The thing that I think you should be aware of upfront: Jackson Jacoby, the main character, is hard to like. You learn early on that he is an unreliable narrator, and overall, not a very likable person. But like all compulsive liars, the truth slips out in bits and pieces throughout the story, and as we learn more about him, the more we come to understand the way he is. It’s one of the most commendable aspects of Ross’ fiction that he can make a compelling unlikable narrator. Whereas most fiction focuses on strong, decisive characters that follow a formula of revealing themselves through acts of will, Ross’ characters are lost, unsure of themselves, and a bit pathetic. But the interesting thing is, when you immerse yourself in the mind of such a person, you begin to see some of the little ugly pieces of yourself and the people you know….The real fun of I Didn’t Mean To Be Kevin is riding the course of this unreliable narrator and figuring out your version of the truth for yourself. Caleb Ross is never going to hand you a moral on a silver platter. So if you’re in the mood to read something different, something that will entrance you and bring you inside the world of a troubled mind, I heartily recommend I Didn’t Mean To Be Kevin.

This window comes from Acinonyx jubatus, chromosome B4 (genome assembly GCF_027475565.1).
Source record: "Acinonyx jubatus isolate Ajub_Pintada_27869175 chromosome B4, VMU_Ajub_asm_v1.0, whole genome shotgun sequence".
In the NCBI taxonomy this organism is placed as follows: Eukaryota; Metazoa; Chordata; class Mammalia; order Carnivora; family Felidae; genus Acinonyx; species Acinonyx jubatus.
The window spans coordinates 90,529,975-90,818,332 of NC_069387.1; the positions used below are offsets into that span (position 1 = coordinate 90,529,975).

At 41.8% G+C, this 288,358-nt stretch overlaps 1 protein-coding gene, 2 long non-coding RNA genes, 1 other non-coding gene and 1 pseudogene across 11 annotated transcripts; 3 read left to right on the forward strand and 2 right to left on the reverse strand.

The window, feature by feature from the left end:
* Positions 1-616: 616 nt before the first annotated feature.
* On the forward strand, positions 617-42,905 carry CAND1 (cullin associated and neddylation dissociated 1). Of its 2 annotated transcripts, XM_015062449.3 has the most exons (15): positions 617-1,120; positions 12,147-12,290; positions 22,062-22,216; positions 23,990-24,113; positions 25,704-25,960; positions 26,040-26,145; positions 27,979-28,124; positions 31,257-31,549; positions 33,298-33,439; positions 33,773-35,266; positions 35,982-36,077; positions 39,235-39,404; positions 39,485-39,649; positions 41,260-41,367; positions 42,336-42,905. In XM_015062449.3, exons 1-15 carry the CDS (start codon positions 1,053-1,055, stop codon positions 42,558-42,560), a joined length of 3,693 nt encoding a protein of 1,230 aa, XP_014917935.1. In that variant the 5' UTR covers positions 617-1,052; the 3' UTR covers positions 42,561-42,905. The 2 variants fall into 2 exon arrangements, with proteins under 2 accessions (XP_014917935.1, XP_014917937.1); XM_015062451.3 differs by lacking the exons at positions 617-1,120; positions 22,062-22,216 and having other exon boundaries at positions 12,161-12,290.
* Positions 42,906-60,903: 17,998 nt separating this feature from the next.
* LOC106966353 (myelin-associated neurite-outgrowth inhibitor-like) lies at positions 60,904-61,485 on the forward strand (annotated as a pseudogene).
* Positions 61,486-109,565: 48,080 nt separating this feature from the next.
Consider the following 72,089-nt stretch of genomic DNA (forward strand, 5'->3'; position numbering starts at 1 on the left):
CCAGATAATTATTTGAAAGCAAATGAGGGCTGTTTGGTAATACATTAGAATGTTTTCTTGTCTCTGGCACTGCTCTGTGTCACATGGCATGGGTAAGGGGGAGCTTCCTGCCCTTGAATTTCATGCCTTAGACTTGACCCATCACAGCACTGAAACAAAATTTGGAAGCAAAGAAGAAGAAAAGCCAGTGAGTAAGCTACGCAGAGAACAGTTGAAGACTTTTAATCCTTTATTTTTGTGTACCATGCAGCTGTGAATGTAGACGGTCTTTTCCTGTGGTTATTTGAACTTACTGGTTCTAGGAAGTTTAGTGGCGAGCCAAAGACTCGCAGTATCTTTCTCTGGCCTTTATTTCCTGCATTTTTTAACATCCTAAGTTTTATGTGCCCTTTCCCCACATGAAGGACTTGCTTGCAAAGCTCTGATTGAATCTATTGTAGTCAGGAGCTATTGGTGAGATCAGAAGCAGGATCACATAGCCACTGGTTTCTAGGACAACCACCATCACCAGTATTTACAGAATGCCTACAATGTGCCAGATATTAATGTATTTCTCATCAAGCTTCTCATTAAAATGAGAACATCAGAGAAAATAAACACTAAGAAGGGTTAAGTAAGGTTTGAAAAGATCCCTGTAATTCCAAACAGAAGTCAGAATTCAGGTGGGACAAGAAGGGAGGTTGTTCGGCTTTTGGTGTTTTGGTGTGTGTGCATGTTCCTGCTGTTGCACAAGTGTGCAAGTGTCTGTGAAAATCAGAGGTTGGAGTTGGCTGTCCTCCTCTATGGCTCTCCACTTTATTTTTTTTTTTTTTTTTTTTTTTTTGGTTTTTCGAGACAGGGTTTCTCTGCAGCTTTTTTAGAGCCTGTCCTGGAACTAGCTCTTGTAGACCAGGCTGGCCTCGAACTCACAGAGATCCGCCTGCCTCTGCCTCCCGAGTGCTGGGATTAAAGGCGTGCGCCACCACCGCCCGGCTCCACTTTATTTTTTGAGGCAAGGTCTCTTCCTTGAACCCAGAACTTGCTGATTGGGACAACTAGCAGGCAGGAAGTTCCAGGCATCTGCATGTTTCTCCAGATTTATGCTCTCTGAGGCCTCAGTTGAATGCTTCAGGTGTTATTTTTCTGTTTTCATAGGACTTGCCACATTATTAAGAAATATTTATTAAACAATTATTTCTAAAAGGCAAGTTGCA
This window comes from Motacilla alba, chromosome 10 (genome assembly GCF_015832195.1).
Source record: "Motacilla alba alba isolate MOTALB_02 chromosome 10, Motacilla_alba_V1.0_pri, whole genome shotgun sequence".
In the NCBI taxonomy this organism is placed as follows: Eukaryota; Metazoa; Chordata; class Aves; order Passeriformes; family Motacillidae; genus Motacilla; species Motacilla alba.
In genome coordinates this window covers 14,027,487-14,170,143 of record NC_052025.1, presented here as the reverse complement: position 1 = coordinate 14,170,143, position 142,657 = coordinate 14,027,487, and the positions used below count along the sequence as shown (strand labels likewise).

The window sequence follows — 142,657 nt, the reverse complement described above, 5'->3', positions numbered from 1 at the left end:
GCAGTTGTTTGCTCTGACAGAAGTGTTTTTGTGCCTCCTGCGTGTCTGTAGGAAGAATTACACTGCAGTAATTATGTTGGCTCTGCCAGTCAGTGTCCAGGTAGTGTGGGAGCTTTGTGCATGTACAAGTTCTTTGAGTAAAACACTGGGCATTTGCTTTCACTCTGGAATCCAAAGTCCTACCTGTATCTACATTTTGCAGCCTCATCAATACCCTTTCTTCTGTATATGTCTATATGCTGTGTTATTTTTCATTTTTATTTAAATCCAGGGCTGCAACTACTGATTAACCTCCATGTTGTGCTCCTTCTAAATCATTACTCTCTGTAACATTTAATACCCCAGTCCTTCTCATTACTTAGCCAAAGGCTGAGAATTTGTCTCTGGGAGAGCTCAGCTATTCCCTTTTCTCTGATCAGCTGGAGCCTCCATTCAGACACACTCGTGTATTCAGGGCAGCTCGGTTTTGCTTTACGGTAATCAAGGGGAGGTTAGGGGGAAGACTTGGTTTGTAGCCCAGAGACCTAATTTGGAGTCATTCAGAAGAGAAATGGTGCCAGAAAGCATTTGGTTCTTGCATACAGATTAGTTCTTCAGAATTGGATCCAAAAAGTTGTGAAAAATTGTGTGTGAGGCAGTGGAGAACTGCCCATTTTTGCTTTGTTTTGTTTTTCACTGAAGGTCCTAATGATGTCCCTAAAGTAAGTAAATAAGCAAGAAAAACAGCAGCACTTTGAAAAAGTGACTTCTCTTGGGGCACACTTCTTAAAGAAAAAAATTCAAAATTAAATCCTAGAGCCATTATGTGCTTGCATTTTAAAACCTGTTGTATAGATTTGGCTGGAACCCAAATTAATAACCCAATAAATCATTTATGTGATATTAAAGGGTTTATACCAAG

Reader/Writer, Paul Eckert
Status: Published, Black Coffee Press Genre: Literature – dark, humorous,road trip Words: 73,899 ISBN: 978-0-9827440-7-9 Wikipedia http://en.wikipedia.org/wiki/I_Didn%27t_Mean_to_be_Kevin_(novel)
Subscribe to my amazing, hilarious YouTube channel. Just click the button below.
Consider sharing this post on Facebook, Twitter, and Google+. Think of it as a way to tell a friend “I’m thinking of you.”